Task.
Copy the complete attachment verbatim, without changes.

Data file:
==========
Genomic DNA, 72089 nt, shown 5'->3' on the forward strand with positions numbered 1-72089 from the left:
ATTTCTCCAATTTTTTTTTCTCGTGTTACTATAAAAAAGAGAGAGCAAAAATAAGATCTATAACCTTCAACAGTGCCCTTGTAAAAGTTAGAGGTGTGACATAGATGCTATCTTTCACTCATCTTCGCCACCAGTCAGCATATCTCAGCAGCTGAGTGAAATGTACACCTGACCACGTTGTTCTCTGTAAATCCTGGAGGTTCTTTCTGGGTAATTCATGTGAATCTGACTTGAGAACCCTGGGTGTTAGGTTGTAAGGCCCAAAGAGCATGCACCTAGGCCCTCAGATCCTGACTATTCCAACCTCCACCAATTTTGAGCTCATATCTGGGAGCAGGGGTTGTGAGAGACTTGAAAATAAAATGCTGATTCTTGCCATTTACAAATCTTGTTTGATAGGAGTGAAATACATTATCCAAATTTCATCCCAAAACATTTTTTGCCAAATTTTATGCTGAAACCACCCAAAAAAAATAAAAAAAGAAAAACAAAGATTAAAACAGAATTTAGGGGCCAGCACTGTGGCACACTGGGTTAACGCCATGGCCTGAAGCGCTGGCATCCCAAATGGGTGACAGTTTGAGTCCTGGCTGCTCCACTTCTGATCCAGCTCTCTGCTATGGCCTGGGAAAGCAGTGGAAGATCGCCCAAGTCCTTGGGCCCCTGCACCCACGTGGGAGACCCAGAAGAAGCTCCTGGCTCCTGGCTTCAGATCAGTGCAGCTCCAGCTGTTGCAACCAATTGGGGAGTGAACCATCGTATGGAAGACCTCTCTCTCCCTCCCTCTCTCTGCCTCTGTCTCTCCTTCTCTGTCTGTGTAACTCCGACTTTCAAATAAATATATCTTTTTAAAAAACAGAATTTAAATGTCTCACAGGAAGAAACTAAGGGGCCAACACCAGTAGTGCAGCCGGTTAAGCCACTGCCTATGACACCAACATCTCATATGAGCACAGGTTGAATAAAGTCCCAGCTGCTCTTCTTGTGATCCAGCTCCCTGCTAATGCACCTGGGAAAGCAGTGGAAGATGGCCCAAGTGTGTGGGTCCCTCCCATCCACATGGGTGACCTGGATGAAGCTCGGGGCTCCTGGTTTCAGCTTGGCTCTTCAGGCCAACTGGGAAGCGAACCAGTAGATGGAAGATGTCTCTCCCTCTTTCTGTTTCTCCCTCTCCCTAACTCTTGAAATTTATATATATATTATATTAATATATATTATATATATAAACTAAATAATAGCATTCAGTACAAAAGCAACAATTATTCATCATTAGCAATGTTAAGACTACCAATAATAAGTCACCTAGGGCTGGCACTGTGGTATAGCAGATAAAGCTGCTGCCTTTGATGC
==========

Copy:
Genomic DNA, 72089 nt, shown 5'->3' on the forward strand with positions numbered 1-72089 from the left:
ATTTCTCCAATTTTTTTTTCTCGTGTTACTATAAAAAAGAGAGAGCAAAAATAAGATCTATAACCTTCAACAGTGCCCTTGTAAAAGTTAGAGGTGTGACATAGATGCTATCTTTCACTCATCTTCGCCACCAGTCAGCATATCTCAGCAGCTGAGTGAAATGTACACCTGACCACGTTGTTCTCTGTAAATCCTGGAGGTTCTTTCTGGGTAATTCATGTGAATCTGACTTGAGAACCCTGGGTGTTAGGTTGTAAGGCCCAAAGAGCATGCACCTAGGCCCTCAGATCCTGACTATTCCAACCTCCACCAATTTTGAGCTCATATCTGGGAGCAGGGGTTGTGAGAGACTTGAAAATAAAATGCTGATTCTTGCCATTTACAAATCTTGTTTGATAGGAGTGAAATACATTATCCAAATTTCATCCCAAAACATTTTTTGCCAAATTTTATGCTGAAACCACCCAAAAAAAATAAAAAAAGAAAAACAAAGATTAAAACAGAATTTAGGGGCCAGCACTGTGGCACACTGGGTTAACGCCATGGCCTGAAGCGCTGGCATCCCAAATGGGTGACAGTTTGAGTCCTGGCTGCTCCACTTCTGATCCAGCTCTCTGCTATGGCCTGGGAAAGCAGTGGAAGATCGCCCAAGTCCTTGGGCCCCTGCACCCACGTGGGAGACCCAGAAGAAGCTCCTGGCTCCTGGCTTCAGATCAGTGCAGCTCCAGCTGTTGCAACCAATTGGGGAGTGAACCATCGTATGGAAGACCTCTCTCTCCCTCCCTCTCTCTGCCTCTGTCTCTCCTTCTCTGTCTGTGTAACTCCGACTTTCAAATAAATATATCTTTTTAAAAAACAGAATTTAAATGTCTCACAGGAAGAAACTAAGGGGCCAACACCAGTAGTGCAGCCGGTTAAGCCACTGCCTATGACACCAACATCTCATATGAGCACAGGTTGAATAAAGTCCCAGCTGCTCTTCTTGTGATCCAGCTCCCTGCTAATGCACCTGGGAAAGCAGTGGAAGATGGCCCAAGTGTGTGGGTCCCTCCCATCCACATGGGTGACCTGGATGAAGCTCGGGGCTCCTGGTTTCAGCTTGGCTCTTCAGGCCAACTGGGAAGCGAACCAGTAGATGGAAGATGTCTCTCCCTCTTTCTGTTTCTCCCTCTCCCTAACTCTTGAAATTTATATATATATTATATTAATATATATTATATATATAAACTAAATAATAGCATTCAGTACAAAAGCAACAATTATTCATCATTAGCAATGTTAAGACTACCAATAATAAGTCACCTAGGGCTGGCACTGTGGTATAGCAGATAAAGCTGCTGCCTTTGATGC